Dr. Allan Frankel, a board-certified internist at GreenBridge Medical in Santa Monica, California, has treated patients with medical cannabis for the past 13 years.
The first time I interviewed him back in 2014, cannabis laws in the U.S. were quite different, so in this interview, he provides us with a much-needed update. Not only is recreational use of cannabis now legal in California and several other states, but hemp is also legal nationwide, thanks to a change in the farm bill passed at the end of 2018.1 As noted by Frankel:
“Cannabis is becoming more and more a viable option that people can count on; you can have reliable dosing. There are certainly a lot of bad products out there … In general, we’re looking for whole-plant [products].
Hemp is going through a big change now because with the farm bill, the Version 2 hemp is going to be cannabis plants that started with 0.4% tetrahydrocannabinol (THC). I actually developed some of those. Now we just went to 0.3%. With the new farm bill, that’s defined as hemp. It’s basically whole-plant cannabis … So, it’s confusing out there.”
Exciting Developments in Cannabis Medicine
Frankel is particularly excited by the discovery of a new cannabinoid molecule, tetrahydrocannabivarin or THCV. While very similar to THC, which is the psychoactive part of marijuana, THCV is not psychoactive, but can still induce a sense of “focused euphoria.”
“It’s a wonderful feeling, I think, for [those with] depression and anxiety,” Frankel says. It’s also helpful for pain, which is a really important medical need. Opioids are now killing an estimated 47,600 Americans annually,2 and we desperately need safer alternatives. Medical cannabis is one such alternative.
THCV has also been shown to improve symptoms of Parkinson’s disease and prevent progression of the disease. As of right now the majority of plant strains contain about 50/50 THCV and THC. Breeding will eventually lower the THC content to within legal limits though, Frankel says, who estimates breeders may be able to lower the THC content to within legal limits in three to five years.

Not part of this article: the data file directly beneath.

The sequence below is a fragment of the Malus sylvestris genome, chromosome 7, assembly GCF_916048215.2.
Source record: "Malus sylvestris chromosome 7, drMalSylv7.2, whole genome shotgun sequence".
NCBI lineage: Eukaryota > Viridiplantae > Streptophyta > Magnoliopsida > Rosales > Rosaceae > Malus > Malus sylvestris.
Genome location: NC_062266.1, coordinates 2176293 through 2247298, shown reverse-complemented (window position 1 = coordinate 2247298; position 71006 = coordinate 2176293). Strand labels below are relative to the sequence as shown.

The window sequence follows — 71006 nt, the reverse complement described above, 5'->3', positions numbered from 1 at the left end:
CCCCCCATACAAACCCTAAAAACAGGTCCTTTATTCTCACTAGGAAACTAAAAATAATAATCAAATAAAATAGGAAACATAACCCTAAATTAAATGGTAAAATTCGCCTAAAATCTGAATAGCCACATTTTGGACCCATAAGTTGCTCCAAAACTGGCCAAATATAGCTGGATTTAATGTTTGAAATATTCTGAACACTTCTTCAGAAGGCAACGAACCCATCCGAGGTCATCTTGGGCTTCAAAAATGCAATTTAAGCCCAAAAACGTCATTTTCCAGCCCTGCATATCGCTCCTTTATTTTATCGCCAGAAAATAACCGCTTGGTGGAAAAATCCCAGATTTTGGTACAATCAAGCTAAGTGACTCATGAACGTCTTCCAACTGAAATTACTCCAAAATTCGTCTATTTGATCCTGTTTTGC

“I would say the most exciting thing that we’ve found with THCV is for treating existing neuropathy. There are 20 million people in this country who have neuropathic pain. It’s been called suicide pain. It’s horrible, horrible pain. There’s not very good medication for it … But it turns out THCV works unbelievably well for neuropathic pain.”
A couple of animal studies have also looked at THCV for multiple sclerosis(MS). Two of Frankel’s MS patients used transdermal THCV, resulting in the resolution of neuropathic discomfort, weakness and pain from their feet to their thighs.
“That’s definitely one thing we’re going to be pursuing a lot,” Frankel says. “It’s for mood, for seizures. You’ve got to get a little bit less THC in it. But for seizures, I see where it’s going to be cannabidiol (CBD), tetrahydrocannabinolic acid (THCA), THCV or cannabidivarin (CBDV) — similar to treating cancer.
If we can have five or eight different major cannabinoids and maybe 100 terpenes that all kill cancer, why not mix them together? I mean, why wouldn’t we want them together since they balance each other’s side effects (and there’s not much in the way of side effects).”
While most have only heard of sativa and indica, there’s a third cannabis strain called ruderalis, which is an autoflower. Frankel explains:
“What happened a few thousand years ago is sativas that were trying to grow in the steppes of Russia, the summers were so short with so little light that it was impossible for them to go through growth and then a flowering period. One plant, one day, had a little genetic change.
It started flowering at the same time that it’s growing. It’s amazing when you see these plants, because you can put them in any light and they grow up. Everybody will be hearing more and more about autoflowers.”
From seed to mature plant, it takes but 55 days. And, while it’s a smaller plant, it’s very easy to grow. “I see this as something for the home patient market,” Frankel says.